Grandfather Mountain won’t become the Myrtle Beach of the west. That — the nightmare of many Tar Heels — seems to have been avoided after the state signed a $12 million pact to turn undeveloped parts of the attraction into a state park. The owners — heirs of Hugh Morton, who himself inherited the rugged peak in 1952 — agreed to a conservation easement that will restrict development of the 604 acres they still own.
“The dreams of many North Carolinians and Hugh Morton will be met,” says Gov. Mike Easley, who praised the family for a deal in which the state will acquire about 2,600 undeveloped acres. Moneymaking attractions such as the gift shop, nature center and the Mile-High Swinging Bridge will be converted to a nonprofit controlled by the Mortons.
It’s the second recent blockbuster deal for state parks. But Crae Morton, Hugh Morton’s grandson and president of Grandfather Mountain Inc., calls them “apples to oranges.” In January 2007, the state agreed to buy 996-acre Chimney Rock Park in Rutherford County for $24 million. The state already had bought nearly 2,300 acres surrounding Chimney Rock, whose owners were besieged by developers.
In Grandfather Mountain’s case, visitors will see few immediate changes. The $14 admission will remain the same, and attractions could grow. “The way the easement is written, we can expand our facilities by three times, without asking the state for permission,” says Catherine Morton, Crae Morton’s aunt and one of six Mortons still on the business’s board. The nonprofit will be funded by the sale. Development, though, should remain subdued.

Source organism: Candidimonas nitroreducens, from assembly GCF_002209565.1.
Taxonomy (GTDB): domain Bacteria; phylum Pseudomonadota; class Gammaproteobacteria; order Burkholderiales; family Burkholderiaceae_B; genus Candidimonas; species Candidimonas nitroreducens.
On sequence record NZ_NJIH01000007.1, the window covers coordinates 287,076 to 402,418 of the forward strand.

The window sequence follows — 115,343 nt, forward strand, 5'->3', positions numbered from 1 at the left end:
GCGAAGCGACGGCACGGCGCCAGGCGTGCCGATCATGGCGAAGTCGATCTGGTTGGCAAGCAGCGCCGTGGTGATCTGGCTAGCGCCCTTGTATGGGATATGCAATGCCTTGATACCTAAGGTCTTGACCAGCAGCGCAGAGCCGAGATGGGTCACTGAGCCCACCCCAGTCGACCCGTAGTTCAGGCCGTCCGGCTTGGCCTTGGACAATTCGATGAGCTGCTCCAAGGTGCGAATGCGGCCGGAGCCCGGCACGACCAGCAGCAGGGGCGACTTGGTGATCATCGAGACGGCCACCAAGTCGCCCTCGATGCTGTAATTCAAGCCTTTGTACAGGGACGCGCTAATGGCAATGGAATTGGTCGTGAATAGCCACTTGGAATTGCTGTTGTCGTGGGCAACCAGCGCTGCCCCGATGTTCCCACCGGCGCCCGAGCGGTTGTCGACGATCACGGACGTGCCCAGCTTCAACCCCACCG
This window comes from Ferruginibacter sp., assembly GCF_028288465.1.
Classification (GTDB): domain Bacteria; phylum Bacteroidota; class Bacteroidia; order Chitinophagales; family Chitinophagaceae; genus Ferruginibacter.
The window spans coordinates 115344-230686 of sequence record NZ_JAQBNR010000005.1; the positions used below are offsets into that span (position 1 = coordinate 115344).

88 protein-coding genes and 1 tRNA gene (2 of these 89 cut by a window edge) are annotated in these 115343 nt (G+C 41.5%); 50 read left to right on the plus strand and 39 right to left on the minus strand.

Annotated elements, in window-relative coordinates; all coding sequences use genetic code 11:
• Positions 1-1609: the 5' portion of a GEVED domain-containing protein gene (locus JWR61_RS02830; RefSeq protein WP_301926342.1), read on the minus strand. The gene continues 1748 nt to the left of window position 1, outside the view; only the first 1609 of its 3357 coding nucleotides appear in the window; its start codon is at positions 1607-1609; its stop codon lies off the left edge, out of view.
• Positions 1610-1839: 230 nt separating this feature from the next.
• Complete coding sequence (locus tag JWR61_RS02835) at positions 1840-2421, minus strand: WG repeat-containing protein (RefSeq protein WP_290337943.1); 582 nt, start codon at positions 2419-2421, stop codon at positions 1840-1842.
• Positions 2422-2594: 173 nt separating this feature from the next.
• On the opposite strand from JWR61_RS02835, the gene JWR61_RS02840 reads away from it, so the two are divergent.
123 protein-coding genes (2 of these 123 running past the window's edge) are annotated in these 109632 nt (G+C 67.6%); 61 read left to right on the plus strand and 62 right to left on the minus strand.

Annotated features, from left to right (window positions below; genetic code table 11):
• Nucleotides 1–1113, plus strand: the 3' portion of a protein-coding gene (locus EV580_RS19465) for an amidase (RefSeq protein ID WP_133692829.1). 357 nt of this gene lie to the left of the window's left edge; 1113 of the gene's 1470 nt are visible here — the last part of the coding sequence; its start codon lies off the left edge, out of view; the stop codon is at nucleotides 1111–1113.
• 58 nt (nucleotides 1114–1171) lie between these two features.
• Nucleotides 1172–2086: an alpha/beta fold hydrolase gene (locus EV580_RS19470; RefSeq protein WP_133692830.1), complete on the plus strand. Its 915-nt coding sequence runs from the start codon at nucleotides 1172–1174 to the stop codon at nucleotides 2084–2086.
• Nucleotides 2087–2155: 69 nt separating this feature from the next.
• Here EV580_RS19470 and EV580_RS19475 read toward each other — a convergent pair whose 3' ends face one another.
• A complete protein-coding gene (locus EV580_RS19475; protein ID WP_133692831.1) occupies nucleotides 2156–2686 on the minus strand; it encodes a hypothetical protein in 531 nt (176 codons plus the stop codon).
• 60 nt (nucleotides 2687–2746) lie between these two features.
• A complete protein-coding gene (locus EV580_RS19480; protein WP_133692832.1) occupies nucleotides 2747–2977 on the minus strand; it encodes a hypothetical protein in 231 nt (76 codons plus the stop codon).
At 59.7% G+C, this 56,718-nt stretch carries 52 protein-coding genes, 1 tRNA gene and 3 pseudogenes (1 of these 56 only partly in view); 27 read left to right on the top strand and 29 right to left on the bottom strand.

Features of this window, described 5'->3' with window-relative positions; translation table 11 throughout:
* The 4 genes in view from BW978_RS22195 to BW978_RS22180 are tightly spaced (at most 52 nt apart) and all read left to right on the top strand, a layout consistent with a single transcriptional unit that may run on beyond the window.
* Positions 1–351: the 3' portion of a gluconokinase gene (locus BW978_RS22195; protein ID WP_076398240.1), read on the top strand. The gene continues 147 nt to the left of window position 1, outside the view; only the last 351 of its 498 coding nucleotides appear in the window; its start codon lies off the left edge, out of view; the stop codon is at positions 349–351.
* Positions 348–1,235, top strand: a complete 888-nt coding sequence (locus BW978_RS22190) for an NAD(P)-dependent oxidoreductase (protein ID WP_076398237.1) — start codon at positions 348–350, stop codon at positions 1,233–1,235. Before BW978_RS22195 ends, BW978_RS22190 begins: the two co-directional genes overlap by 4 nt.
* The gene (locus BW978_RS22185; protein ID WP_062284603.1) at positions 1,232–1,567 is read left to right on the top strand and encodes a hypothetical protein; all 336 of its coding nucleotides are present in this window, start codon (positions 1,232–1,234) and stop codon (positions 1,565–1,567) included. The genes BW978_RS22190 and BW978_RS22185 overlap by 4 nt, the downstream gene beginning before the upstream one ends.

Grandfather Mountain has long been a nature preserve, where biologists say more than 70 rare species of animals and plants can be found. The acreage bought by the state includes 11 trails, from short nature walks to rugged mountain climbs.
The state’s acquisition comes as Grandfather Mountain pursues what Crae Morton describes as a greener agenda, which has included performing a vasectomy on one of the park’s overly prolific bears — “You can imagine the conversation with our veterinarian” — to installing solar panels and selling electricity to the Tennessee Valley Authority. Morton installed a smaller system to provide hot water and solar heat for the mountain’s fudge shop. State and federal tax credits will pay up to 60% of the $25,000 cost.
The agreement to become a nonprofit, Morton says, will encourage more. “We’ll be able to get better funding than we ever had before,” including seeking grant money. Among possibilities are harnessing the mountain’s notorious wind to generate power. A January 2006 gust went off its anemometer, which records to 200 mph.